Asus P5N-E SLI Nvidia nForce 650i SLI

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Board Layout

The Asus P5N-E SLI uses a fairly standard design based on an ATX form factor and a sleek black PCB. Asus didn't take any huge chances with the design here, but considering this board is targeted at the mid-range market, they didn't really have to. Notable items upon first glance are the dual PCI Express x16 sized slots with SLI link adapter, the huge heatsink passively cooling the Northbridge, and a Southbridge which is not cooled by anything.

Asus P5N-E - Top Focused

Asus P5N-E - Bottom Focused

Starting off at the top of the board, we have support for Socket-775 processors. The board is designed with the Core 2 in mind, so Core 2 Duo and Quad processors are supported right out of the box. The board also supports older Pentium and Celeron processors as well, if you want to take that route. While Nvidia states that the nForce 650i SLI chipset only supports front side bus speeds up to 1066 MHz, Asus goes a bit further and gives official support for 1333 MHz FSB processors on their product pages and in the manual. As Nvidia's high-end 680i chipset (which the 650i is based on) supports 1333 MHz+ FSB processors, seeing this feature on the 650i isn't too shocking. In our testing, we found that this 650i board can go well beyond 1333 MHz FSB, so this board is certainly in the clear for Intel's next-generation 1333 MHz FSB Core 2 based products which are scheduled to hit later this year.

There are a number of onboard components which are a little too close to the CPU socket for comfort. In particular, there are capacitors to the top and left of the socket which may interfere with some coolers. One of the coolers we used on this board actually pushed down on these capacitors and was barely able to make contact with the processor, which is certainly not a good thing. Intel's stock cooler, however, is a perfect match for this board. The overly large passive Northbridge cooler is also pretty close to the CPU socket, and the height of this unit also may interfere with some coolers.

Asus leaves the processor VRM modules around the CPU socket free of cooling, which may hinder heavy overclocking, as these get quite hot under heavy loads. Similar boards from Asus typically have heatpipes and/or heatsinks covering these components, so seeing a board suddenly without any cooling at all on these components leaves us somewhat weary. However, throughout testing, we did not run into stability issues due to overheating VRM's - not to our knowledge, anyway.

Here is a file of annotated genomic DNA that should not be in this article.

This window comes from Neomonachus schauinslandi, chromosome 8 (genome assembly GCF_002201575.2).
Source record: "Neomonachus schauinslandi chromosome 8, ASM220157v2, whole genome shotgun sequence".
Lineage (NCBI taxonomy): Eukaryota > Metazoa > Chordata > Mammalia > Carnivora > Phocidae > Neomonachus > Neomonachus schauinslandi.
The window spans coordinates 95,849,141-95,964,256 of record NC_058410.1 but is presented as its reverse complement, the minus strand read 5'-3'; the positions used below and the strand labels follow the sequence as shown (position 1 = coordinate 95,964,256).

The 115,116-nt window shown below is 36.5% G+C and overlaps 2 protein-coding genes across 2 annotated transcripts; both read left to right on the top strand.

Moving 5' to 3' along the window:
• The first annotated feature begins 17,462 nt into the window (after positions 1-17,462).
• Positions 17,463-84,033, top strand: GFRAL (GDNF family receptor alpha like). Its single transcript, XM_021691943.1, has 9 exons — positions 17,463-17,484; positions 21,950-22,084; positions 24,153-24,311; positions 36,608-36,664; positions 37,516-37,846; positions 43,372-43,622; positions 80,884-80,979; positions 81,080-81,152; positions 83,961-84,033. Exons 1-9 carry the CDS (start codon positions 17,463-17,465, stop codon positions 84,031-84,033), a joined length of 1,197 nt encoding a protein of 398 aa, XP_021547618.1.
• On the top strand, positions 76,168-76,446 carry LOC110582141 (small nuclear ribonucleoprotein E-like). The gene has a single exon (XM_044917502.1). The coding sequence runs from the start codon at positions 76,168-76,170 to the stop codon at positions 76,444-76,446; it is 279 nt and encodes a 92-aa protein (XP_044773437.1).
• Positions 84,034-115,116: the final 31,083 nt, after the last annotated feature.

CPU Socket

Northbridge Cooler

The nForce 650i Northbridge is covered by a massive aluminum alloy heatsink which sits in between the CPU socket and primary PCI Express graphics slot. The nForce 650i generates considerably less heat compared to the high-end 680i chipset, which typically needs copper heatpipes and/or fans in order to be cooled properly. The 650i, however, is perfectly happy being cooled passively, although this heatsink does run quite hot under normal loads. The heatsink is connected to the 650i Northbridge via a pre-applied layer of thermal paste. It's highly recommended that users of this motherboard have airflow coming from both the CPU cooler and from a rear exhaust fan in order to keep the chipset cool. On the plus side, with just a big heatsink cooling the board, it runs absolutely silent by default, even without the use of expensive heatpipes. In addition, the Nvidia Southbridge chip runs bare, free from any kind of cooling. This chip also runs slightly warm, but not hot enough to require dedicated cooling. Asus does leave mounting holes, however, should you want to apply your own third party chipset cooler. The Northbridge cooler also uses standardized mounting holes, so it's possible to remove the large aluminum alloy cooler to apply a different cooler on this chip as well.

The P5N-E SLI is equipped with 4 x DDR2 DIMM slots, capable of speeds up to 800 MHz. Unlike the high-end 680i SLI chipset, the 650i does not officially support DDR2 speeds of 1066 and 1200 MHz, nor does it officially support EPP memory modules. We have seen in newer BIOS revisions from Asus that EPP modules are supported, although we did not have the opportunity to test a large number of DDR2 modules beyond 800 MHz in order to test the flexibility of the board here. Interestingly enough, we found in testing that the board had a tendency to be more stable when using the "black" DDR2 slots on the board rather than the yellow slots, which is what Asus recommends if you're only using 2 x DDR2 modules. In terms of memory support, the board seems a bit quirky at this time, but when modules were placed in the black slots, we had no problem getting them to run at their fastest 4-4-4-12 timings and retaining full stability.

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